In the use of the spray apparatus of the invention, spray product is stored in the container 11, as, for example, a hair holding liquid. Compressor 25 pressurizes the spray system to the predetermined high limit. Accumulator 32 and the upper or empty portion of container 11 are likewise pressurized. Upon engagement of the trigger 23 of spray gun 18 by the operator, air and spray product are concurrently discharged from the nozzle. The air mixes with and atomizes the spray product to form a fine, particulate, uniform spray. Air in the container 11 does not back up through the branch 43, whereby an erratic pressure fluctuation is not experienced by the spray product in the container. The spray is therefore fine and uniform at low pressure.
A specific spray applicator for use in conjunction with the spray apparatus 10 of FIG. 1 is shown in FIG. 2 and is fashioned for convenience as a spray gun 47 having an outer housing with a handle portion 48 and a barrel portion 49. Spray gun 47 includes sequential fluid discharge valving means 51 for staging of the air spray and the liquid spray at initiation and termination of spraying. A valve casing or housing 52 of valving means 51 is cylindrical and is centrally located in handle 48 and is secured in position by suitable struts 53, as shown in FIG. 3, extending from the interior walls of handle 48. Valve casing 52 defines an interior valve chamber 55 having separate inlet means and outlet means for a first and second fluid or, specifically, for air and a liquid spray product. Spray product line 17, entering the bottom of handle 48, engages a fluid or liquid inlet port 56 on casing 52 opening into chamber 55, as by snugly engaging an open nipple associated with a port 56. Likewise, air line 24 enters the bottom of handle 48 and engages an open nipple associated with fluid or air inlet port 57 spaced from liquid inlet port 56. A liquid line 59 leads from a liquid spray product outlet port 60 from valve chamber 55 to a mixing chamber 61 afforded by a suitable spray nozzle 63 having spray orifice 62 and threaded into the end of barrel portion 49 of applicator 47 to establish fluid communication between the fluid outlet means and spray nozzle 63. A pair of flexible, tubular air lines 64, 65 extend from a pair of open nipples integral with a pair of circumferentially aligned air outlet ports 67, 68 in communication with chamber 55 of valve casing 52. Air lines 64, 65 extend to and open into mixing chamber 61 to establish fluid communication between the air outlet means and the spray nozzle. Movably located in valving chamber 55 is a valving element 71 having first and second fluid passages or conduits for establishing communication between the air inlet and outlet ports and the liquid spray product inlet and outlet ports, respectively. Valving element 71 located in valve chamber 55 is sequentially movable between a first position in blocking relationship to the spray product inlet and outlets, and in blocking relationship to the air inlet and outlets shown in FIG. 5; a second position in blocking relationship to the spray product inlet and outlet, but with the first fluid conduit allowing fluid communication between the air inlet and air outlets, shown in FIG. 4; and a third position with the second fluid conduit allowing fluid communication between the spray product inlet and outlet and with the first fluid conduit allowing fluid communication between the air inlet and outlets, shown in FIG. 3.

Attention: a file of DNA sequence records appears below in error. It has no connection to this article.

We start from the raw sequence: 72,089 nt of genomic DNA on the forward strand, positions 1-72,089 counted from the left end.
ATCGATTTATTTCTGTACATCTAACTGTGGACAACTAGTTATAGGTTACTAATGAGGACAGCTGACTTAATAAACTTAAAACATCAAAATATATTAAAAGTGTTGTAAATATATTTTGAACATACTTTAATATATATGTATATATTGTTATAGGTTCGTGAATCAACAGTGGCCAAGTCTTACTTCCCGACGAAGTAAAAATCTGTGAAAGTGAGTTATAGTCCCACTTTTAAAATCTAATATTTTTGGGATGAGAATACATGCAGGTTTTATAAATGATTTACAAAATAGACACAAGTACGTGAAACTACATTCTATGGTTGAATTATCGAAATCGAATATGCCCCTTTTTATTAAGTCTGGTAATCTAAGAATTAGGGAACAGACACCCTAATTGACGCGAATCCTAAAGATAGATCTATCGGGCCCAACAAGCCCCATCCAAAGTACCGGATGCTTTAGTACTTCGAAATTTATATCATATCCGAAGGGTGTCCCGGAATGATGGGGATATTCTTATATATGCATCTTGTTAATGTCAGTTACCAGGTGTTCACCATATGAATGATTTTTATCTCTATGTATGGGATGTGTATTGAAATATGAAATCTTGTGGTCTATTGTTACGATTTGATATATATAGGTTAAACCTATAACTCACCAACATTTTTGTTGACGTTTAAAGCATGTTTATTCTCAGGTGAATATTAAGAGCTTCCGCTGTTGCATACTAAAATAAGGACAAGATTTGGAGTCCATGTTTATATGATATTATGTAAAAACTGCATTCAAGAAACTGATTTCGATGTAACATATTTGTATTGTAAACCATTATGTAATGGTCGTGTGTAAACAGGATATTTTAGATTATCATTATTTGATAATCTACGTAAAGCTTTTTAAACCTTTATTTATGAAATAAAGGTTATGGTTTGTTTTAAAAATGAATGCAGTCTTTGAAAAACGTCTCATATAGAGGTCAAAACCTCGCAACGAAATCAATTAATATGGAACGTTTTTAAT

Referring to FIGS. 3 through 5, valving element 71 is comprised as a plunger having a plurality of spaced apart, aligned, cylindrical heads 72, 73 and 76 having outer walls with portions in sealing relationship to the interior walls of the valve chamber 55. The heads are relatively spaced apart to provide passages to accomplish, in conjunction with the spacing of the various ports, the aforementioned staging or sequential valving action. A first head 72 is located at the interior end of valving plunger 71 relative to chamber 55, and is movable into and out of blocking relationship relative to the air inlet port 57 and air outlet ports 67, 68. A second head 73 is connected in aligned relationship to the first head 72 by a first neck 74, and is movable into and out of blocking relationship between the spray product inlet port 56 and the spray product outlet port 60. A neck 74 connected to heads 72 and 73 has a reduced diameter and outer walls spaced from the interior walls of the chamber 55, thus providing a first fluid conduit or passage through the chamber 55. A third head 76 is spaced from the second head 73 and connected to it by a second neck 77. Second neck 77 is likewise reduced in diameter and provides a second fluid conduit or passage through the chamber 55. A valve shaft 78 extends from the third head 76 outward of chamber 55 through a suitable aperture 80 wherein there is provided usual and preferred sealing means to prevent leakage. The various heads 72, 73, 76 have outwardly projected circumferential ridges 81 which contact the interior walls of the chamber 55 and provide the necessary sealing relationship.
Plunger 71 is movable between three operative positions in the initiation and termination of spraying. In the initiation of spraying, plunger 71 is linearly movable from a first or closed position of FIG. 5, wherein both air and fluid passages are blocked; to a second position of FIG. 4, wherein fluid passage is blocked but air passes through inlet passage 57, around the first neck 74, and through air outlet ports 67, 68, thereby commencing air flow; and to a third position of FIG. 3 wherein fluid flow is initiated through fluid inlet port 56, around second neck 77 and out fluid outlet port 60 while air flow continues as previously described. The commencement of air and fluid flow is thus staged. Termination of spraying is also staged, first fluid then air, by the reverse of the above procedure. The staging is accomplished by the relative sizing and spacing of the first and second heads 72, 73 as well as the spacing of the various ports.